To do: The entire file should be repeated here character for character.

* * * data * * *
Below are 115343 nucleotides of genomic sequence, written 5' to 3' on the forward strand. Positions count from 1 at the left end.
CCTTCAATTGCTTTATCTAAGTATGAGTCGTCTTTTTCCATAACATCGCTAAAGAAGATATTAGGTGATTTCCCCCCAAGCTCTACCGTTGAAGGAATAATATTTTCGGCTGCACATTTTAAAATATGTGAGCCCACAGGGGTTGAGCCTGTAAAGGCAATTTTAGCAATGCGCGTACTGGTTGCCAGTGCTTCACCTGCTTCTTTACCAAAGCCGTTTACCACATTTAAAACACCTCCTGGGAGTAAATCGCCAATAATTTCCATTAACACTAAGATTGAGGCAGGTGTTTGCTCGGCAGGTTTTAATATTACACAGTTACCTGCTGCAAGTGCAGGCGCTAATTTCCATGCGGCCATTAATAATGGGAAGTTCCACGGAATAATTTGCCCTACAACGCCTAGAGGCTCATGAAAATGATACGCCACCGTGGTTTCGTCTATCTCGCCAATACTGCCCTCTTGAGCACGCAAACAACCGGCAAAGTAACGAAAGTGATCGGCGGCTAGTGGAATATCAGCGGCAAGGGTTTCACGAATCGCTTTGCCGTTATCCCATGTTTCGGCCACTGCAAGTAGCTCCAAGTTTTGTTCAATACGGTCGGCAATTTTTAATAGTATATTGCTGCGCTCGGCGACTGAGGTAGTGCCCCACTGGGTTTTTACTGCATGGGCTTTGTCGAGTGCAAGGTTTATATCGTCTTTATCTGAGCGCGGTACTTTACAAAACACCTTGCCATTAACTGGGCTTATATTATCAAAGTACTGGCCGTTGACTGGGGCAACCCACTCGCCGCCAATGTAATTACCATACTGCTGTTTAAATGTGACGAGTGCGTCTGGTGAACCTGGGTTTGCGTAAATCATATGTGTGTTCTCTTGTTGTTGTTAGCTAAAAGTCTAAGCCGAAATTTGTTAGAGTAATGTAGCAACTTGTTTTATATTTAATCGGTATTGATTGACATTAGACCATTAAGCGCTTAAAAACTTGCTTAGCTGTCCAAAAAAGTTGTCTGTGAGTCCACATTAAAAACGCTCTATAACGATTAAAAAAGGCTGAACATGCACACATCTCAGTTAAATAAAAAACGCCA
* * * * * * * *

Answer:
Below are 115343 nucleotides of genomic sequence, written 5' to 3' on the forward strand. Positions count from 1 at the left end.
CCTTCAATTGCTTTATCTAAGTATGAGTCGTCTTTTTCCATAACATCGCTAAAGAAGATATTAGGTGATTTCCCCCCAAGCTCTACCGTTGAAGGAATAATATTTTCGGCTGCACATTTTAAAATATGTGAGCCCACAGGGGTTGAGCCTGTAAAGGCAATTTTAGCAATGCGCGTACTGGTTGCCAGTGCTTCACCTGCTTCTTTACCAAAGCCGTTTACCACATTTAAAACACCTCCTGGGAGTAAATCGCCAATAATTTCCATTAACACTAAGATTGAGGCAGGTGTTTGCTCGGCAGGTTTTAATATTACACAGTTACCTGCTGCAAGTGCAGGCGCTAATTTCCATGCGGCCATTAATAATGGGAAGTTCCACGGAATAATTTGCCCTACAACGCCTAGAGGCTCATGAAAATGATACGCCACCGTGGTTTCGTCTATCTCGCCAATACTGCCCTCTTGAGCACGCAAACAACCGGCAAAGTAACGAAAGTGATCGGCGGCTAGTGGAATATCAGCGGCAAGGGTTTCACGAATCGCTTTGCCGTTATCCCATGTTTCGGCCACTGCAAGTAGCTCCAAGTTTTGTTCAATACGGTCGGCAATTTTTAATAGTATATTGCTGCGCTCGGCGACTGAGGTAGTGCCCCACTGGGTTTTTACTGCATGGGCTTTGTCGAGTGCAAGGTTTATATCGTCTTTATCTGAGCGCGGTACTTTACAAAACACCTTGCCATTAACTGGGCTTATATTATCAAAGTACTGGCCGTTGACTGGGGCAACCCACTCGCCGCCAATGTAATTACCATACTGCTGTTTAAATGTGACGAGTGCGTCTGGTGAACCTGGGTTTGCGTAAATCATATGTGTGTTCTCTTGTTGTTGTTAGCTAAAAGTCTAAGCCGAAATTTGTTAGAGTAATGTAGCAACTTGTTTTATATTTAATCGGTATTGATTGACATTAGACCATTAAGCGCTTAAAAACTTGCTTAGCTGTCCAAAAAAGTTGTCTGTGAGTCCACATTAAAAACGCTCTATAACGATTAAAAAAGGCTGAACATGCACACATCTCAGTTAAATAAAAAACGCCA